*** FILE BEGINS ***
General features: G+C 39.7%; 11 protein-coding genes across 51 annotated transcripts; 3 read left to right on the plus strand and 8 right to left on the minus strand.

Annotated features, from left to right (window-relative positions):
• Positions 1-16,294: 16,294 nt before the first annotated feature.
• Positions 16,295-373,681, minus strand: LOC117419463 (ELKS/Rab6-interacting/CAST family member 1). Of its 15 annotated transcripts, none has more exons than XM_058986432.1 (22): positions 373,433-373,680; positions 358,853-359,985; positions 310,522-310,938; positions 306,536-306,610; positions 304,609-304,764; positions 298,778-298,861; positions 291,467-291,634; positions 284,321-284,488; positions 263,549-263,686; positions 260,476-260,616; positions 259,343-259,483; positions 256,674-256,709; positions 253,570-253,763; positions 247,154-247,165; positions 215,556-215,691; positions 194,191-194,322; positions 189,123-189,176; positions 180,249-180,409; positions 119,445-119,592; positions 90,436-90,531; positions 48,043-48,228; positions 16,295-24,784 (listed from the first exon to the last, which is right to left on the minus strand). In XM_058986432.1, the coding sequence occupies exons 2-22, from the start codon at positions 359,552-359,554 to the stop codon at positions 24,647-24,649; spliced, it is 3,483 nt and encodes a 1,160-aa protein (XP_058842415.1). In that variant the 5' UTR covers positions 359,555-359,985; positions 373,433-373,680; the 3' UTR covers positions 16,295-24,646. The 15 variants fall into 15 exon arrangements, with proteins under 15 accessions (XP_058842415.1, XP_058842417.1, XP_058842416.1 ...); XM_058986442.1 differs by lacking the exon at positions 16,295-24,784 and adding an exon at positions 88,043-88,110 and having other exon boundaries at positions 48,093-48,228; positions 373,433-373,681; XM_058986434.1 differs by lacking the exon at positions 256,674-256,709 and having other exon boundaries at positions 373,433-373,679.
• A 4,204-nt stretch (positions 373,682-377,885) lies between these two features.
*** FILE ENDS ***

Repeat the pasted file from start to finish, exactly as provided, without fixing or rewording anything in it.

General features: G+C 39.7%; 11 protein-coding genes across 51 annotated transcripts; 3 read left to right on the plus strand and 8 right to left on the minus strand.

Annotated features, from left to right (window-relative positions):
• Positions 1-16,294: 16,294 nt before the first annotated feature.
• Positions 16,295-373,681, minus strand: LOC117419463 (ELKS/Rab6-interacting/CAST family member 1). Of its 15 annotated transcripts, none has more exons than XM_058986432.1 (22): positions 373,433-373,680; positions 358,853-359,985; positions 310,522-310,938; positions 306,536-306,610; positions 304,609-304,764; positions 298,778-298,861; positions 291,467-291,634; positions 284,321-284,488; positions 263,549-263,686; positions 260,476-260,616; positions 259,343-259,483; positions 256,674-256,709; positions 253,570-253,763; positions 247,154-247,165; positions 215,556-215,691; positions 194,191-194,322; positions 189,123-189,176; positions 180,249-180,409; positions 119,445-119,592; positions 90,436-90,531; positions 48,043-48,228; positions 16,295-24,784 (listed from the first exon to the last, which is right to left on the minus strand). In XM_058986432.1, the coding sequence occupies exons 2-22, from the start codon at positions 359,552-359,554 to the stop codon at positions 24,647-24,649; spliced, it is 3,483 nt and encodes a 1,160-aa protein (XP_058842415.1). In that variant the 5' UTR covers positions 359,555-359,985; positions 373,433-373,680; the 3' UTR covers positions 16,295-24,646. The 15 variants fall into 15 exon arrangements, with proteins under 15 accessions (XP_058842415.1, XP_058842417.1, XP_058842416.1 ...); XM_058986442.1 differs by lacking the exon at positions 16,295-24,784 and adding an exon at positions 88,043-88,110 and having other exon boundaries at positions 48,093-48,228; positions 373,433-373,681; XM_058986434.1 differs by lacking the exon at positions 256,674-256,709 and having other exon boundaries at positions 373,433-373,679.
• A 4,204-nt stretch (positions 373,682-377,885) lies between these two features.